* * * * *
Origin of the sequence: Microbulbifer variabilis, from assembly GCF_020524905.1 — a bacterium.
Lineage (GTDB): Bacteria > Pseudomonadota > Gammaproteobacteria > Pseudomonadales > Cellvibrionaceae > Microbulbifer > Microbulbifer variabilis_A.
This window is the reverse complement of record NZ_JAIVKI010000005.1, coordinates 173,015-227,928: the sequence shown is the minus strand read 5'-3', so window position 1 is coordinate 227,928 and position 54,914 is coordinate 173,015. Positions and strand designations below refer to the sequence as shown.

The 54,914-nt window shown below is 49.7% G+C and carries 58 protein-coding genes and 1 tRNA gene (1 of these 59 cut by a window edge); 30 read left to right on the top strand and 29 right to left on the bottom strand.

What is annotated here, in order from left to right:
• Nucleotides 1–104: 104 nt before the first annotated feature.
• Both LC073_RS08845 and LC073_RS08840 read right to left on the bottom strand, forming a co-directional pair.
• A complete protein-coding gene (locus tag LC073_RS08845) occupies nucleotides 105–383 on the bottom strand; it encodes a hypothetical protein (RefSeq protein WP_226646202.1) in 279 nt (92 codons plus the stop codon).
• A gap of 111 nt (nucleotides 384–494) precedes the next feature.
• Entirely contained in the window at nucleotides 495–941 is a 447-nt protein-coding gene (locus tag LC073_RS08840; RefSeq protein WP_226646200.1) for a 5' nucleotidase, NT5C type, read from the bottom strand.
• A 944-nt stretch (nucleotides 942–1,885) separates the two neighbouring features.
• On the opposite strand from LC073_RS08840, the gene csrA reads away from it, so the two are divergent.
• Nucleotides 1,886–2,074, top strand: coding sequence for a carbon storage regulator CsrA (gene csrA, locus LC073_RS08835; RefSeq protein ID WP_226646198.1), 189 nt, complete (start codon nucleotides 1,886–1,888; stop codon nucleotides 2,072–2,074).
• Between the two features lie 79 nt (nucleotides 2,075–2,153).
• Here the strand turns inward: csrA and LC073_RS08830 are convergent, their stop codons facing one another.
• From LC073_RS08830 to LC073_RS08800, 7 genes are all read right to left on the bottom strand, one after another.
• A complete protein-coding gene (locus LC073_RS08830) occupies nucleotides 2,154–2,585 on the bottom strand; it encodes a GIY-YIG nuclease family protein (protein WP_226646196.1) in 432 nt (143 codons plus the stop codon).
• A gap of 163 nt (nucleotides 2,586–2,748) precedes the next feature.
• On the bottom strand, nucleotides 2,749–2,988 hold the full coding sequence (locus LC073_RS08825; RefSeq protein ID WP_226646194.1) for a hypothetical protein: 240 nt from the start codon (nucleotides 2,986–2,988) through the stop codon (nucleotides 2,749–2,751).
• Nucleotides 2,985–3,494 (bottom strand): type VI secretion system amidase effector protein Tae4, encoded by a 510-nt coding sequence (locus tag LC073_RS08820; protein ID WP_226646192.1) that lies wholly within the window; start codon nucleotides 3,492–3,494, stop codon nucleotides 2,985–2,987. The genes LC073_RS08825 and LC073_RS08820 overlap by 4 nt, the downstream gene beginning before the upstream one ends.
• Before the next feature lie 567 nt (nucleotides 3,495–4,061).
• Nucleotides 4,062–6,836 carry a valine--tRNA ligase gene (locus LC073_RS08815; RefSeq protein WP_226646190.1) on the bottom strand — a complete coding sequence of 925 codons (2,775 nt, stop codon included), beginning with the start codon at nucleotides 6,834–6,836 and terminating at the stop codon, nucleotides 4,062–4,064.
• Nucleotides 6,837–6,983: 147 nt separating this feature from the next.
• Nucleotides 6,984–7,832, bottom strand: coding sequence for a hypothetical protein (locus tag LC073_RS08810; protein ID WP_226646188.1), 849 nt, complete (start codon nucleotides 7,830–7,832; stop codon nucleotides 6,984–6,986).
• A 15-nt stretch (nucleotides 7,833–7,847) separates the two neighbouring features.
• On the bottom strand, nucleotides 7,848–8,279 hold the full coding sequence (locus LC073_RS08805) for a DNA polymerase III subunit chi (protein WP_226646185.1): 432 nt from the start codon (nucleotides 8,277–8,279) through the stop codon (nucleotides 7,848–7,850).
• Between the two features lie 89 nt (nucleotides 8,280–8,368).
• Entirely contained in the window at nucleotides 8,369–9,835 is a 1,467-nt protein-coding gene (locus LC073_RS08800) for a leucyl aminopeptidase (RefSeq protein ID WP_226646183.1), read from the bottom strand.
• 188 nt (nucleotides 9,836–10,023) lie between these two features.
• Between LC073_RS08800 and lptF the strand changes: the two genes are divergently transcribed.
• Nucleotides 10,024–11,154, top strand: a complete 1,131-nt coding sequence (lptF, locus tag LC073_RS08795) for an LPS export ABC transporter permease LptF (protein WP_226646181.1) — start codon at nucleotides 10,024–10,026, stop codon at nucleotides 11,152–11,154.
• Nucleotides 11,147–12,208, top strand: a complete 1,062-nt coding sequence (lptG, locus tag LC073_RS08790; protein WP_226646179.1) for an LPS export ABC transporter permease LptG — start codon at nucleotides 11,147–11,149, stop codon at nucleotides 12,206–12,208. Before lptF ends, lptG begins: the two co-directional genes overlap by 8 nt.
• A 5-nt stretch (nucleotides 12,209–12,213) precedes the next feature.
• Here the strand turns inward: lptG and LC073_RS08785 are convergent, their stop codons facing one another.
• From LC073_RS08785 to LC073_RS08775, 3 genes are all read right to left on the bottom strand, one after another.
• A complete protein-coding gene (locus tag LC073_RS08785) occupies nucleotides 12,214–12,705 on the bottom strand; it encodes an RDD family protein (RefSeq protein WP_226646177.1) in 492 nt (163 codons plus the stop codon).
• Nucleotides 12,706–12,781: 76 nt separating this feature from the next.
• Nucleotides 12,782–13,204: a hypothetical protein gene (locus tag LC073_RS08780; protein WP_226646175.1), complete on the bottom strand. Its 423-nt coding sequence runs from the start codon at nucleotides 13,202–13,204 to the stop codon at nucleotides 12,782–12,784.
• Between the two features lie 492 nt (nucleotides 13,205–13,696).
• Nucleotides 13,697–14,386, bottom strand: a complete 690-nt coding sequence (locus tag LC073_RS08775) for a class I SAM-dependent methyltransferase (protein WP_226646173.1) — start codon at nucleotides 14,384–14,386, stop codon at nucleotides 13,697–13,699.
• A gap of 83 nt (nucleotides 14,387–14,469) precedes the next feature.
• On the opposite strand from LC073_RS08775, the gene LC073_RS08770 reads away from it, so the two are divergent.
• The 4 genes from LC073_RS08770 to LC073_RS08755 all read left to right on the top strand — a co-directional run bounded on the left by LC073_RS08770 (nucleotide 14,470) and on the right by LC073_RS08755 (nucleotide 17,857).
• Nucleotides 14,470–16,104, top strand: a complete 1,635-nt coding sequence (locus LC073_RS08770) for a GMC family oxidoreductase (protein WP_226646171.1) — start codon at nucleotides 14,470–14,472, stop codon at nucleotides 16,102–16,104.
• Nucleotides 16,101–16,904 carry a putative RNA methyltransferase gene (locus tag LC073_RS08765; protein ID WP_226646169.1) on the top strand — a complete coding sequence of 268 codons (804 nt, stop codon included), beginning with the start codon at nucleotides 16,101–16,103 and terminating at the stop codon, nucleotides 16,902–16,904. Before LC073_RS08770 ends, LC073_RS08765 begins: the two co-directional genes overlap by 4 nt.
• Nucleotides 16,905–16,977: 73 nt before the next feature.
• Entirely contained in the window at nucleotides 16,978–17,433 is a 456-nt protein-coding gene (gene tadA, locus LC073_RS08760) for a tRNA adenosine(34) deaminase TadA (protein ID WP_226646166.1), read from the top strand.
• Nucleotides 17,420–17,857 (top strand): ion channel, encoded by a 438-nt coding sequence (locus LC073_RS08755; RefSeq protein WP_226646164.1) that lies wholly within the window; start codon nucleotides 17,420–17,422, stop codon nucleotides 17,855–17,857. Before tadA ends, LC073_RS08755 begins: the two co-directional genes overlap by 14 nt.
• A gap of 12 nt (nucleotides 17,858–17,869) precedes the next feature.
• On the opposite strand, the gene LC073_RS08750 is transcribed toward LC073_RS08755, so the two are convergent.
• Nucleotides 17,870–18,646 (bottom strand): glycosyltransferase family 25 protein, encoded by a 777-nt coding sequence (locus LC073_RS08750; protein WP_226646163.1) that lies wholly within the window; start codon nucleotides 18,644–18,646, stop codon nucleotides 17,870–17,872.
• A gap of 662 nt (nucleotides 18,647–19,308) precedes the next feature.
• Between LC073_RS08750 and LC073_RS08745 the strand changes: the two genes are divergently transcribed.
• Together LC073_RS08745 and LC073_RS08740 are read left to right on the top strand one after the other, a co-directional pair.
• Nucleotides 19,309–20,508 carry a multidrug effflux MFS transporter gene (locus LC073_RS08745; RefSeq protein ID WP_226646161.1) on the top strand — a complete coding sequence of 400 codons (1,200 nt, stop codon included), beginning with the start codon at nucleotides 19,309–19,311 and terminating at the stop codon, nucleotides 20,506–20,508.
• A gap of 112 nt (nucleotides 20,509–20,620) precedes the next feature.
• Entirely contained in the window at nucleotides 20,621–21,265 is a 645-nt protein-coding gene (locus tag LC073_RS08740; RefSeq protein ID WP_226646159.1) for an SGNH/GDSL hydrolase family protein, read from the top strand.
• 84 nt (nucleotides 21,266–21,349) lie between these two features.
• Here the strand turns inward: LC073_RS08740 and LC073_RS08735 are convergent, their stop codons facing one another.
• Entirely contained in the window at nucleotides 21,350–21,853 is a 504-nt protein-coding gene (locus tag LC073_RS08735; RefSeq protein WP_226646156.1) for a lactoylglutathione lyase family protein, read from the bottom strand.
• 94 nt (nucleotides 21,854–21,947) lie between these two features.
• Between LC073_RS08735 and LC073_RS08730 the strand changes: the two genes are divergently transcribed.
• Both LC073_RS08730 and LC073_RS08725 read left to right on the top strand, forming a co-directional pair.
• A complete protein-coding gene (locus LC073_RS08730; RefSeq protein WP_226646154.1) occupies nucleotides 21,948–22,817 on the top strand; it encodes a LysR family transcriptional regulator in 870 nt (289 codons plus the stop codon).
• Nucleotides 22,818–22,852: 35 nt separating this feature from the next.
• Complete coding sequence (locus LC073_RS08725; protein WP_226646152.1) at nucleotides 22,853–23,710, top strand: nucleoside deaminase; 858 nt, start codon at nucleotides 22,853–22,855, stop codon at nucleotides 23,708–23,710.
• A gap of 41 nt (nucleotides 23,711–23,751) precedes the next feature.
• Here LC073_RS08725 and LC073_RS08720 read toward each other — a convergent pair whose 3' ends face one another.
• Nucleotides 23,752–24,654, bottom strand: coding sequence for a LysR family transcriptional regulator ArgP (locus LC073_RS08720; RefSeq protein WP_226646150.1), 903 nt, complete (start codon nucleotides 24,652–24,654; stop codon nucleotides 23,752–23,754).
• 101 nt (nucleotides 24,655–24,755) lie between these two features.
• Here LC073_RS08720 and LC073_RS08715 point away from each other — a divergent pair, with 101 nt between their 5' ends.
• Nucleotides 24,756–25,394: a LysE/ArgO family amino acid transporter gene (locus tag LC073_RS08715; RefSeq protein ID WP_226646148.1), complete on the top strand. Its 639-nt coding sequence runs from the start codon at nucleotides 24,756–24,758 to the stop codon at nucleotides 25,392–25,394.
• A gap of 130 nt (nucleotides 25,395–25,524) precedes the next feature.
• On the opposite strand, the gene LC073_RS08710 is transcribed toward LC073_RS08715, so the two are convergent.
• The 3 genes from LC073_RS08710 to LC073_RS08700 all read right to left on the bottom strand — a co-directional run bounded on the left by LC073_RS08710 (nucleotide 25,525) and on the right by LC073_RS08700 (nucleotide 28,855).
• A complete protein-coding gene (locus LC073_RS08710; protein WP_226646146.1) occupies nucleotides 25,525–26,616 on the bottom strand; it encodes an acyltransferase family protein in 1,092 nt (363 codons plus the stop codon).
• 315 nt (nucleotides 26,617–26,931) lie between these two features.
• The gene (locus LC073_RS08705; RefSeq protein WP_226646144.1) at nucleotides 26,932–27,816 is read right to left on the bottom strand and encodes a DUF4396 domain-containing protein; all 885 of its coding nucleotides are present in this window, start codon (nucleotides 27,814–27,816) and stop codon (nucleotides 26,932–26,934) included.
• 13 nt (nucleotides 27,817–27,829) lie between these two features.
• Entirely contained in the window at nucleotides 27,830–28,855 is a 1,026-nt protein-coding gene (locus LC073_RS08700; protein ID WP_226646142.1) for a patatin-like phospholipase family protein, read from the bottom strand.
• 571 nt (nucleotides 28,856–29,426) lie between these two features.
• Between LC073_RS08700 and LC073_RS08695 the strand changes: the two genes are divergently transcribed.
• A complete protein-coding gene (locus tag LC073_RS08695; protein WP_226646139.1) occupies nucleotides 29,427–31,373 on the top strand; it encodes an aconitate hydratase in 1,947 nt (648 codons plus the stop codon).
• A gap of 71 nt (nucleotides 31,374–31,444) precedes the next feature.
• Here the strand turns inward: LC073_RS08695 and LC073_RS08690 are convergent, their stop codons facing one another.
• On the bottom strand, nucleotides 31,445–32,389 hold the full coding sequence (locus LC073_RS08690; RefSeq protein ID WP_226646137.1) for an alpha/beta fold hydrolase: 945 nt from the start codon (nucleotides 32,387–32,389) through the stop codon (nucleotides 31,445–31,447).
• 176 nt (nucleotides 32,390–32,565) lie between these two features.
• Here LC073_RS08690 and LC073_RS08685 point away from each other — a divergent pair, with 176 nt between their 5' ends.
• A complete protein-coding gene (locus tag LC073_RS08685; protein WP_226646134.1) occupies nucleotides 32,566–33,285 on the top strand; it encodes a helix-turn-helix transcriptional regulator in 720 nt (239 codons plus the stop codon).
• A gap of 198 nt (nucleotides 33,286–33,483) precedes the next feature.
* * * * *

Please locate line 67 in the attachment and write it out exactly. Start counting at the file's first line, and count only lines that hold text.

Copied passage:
• A gap of 41 nt (nucleotides 23,711–23,751) precedes the next feature.